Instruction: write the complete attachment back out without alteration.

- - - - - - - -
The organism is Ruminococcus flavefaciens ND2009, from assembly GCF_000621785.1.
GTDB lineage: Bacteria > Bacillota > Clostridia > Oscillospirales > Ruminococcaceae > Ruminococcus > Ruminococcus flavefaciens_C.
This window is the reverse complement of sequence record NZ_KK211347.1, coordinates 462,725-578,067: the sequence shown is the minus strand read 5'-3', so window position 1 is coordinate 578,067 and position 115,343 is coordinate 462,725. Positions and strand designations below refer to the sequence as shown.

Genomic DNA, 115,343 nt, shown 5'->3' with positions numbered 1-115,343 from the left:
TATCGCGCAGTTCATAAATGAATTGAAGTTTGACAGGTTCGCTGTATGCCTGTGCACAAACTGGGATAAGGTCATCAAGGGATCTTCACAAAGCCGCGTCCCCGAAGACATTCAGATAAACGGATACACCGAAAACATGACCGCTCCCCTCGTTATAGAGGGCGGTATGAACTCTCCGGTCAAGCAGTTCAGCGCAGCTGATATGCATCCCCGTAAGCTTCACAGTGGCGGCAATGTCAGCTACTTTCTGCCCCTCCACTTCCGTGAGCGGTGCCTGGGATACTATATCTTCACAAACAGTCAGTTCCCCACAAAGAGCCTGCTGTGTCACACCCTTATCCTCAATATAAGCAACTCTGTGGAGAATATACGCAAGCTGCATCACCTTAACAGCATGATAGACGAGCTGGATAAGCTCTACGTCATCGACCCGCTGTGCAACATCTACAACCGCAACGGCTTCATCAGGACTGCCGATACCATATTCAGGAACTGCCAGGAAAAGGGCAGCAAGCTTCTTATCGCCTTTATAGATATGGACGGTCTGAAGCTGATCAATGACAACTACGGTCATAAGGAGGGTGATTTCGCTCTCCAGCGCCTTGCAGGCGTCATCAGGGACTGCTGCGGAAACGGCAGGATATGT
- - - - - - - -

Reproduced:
The organism is Ruminococcus flavefaciens ND2009, from assembly GCF_000621785.1.
GTDB lineage: Bacteria > Bacillota > Clostridia > Oscillospirales > Ruminococcaceae > Ruminococcus > Ruminococcus flavefaciens_C.
This window is the reverse complement of sequence record NZ_KK211347.1, coordinates 462,725-578,067: the sequence shown is the minus strand read 5'-3', so window position 1 is coordinate 578,067 and position 115,343 is coordinate 462,725. Positions and strand designations below refer to the sequence as shown.

Genomic DNA, 115,343 nt, shown 5'->3' with positions numbered 1-115,343 from the left:
TATCGCGCAGTTCATAAATGAATTGAAGTTTGACAGGTTCGCTGTATGCCTGTGCACAAACTGGGATAAGGTCATCAAGGGATCTTCACAAAGCCGCGTCCCCGAAGACATTCAGATAAACGGATACACCGAAAACATGACCGCTCCCCTCGTTATAGAGGGCGGTATGAACTCTCCGGTCAAGCAGTTCAGCGCAGCTGATATGCATCCCCGTAAGCTTCACAGTGGCGGCAATGTCAGCTACTTTCTGCCCCTCCACTTCCGTGAGCGGTGCCTGGGATACTATATCTTCACAAACAGTCAGTTCCCCACAAAGAGCCTGCTGTGTCACACCCTTATCCTCAATATAAGCAACTCTGTGGAGAATATACGCAAGCTGCATCACCTTAACAGCATGATAGACGAGCTGGATAAGCTCTACGTCATCGACCCGCTGTGCAACATCTACAACCGCAACGGCTTCATCAGGACTGCCGATACCATATTCAGGAACTGCCAGGAAAAGGGCAGCAAGCTTCTTATCGCCTTTATAGATATGGACGGTCTGAAGCTGATCAATGACAACTACGGTCATAAGGAGGGTGATTTCGCTCTCCAGCGCCTTGCAGGCGTCATCAGGGACTGCTGCGGAAACGGCAGGATATGT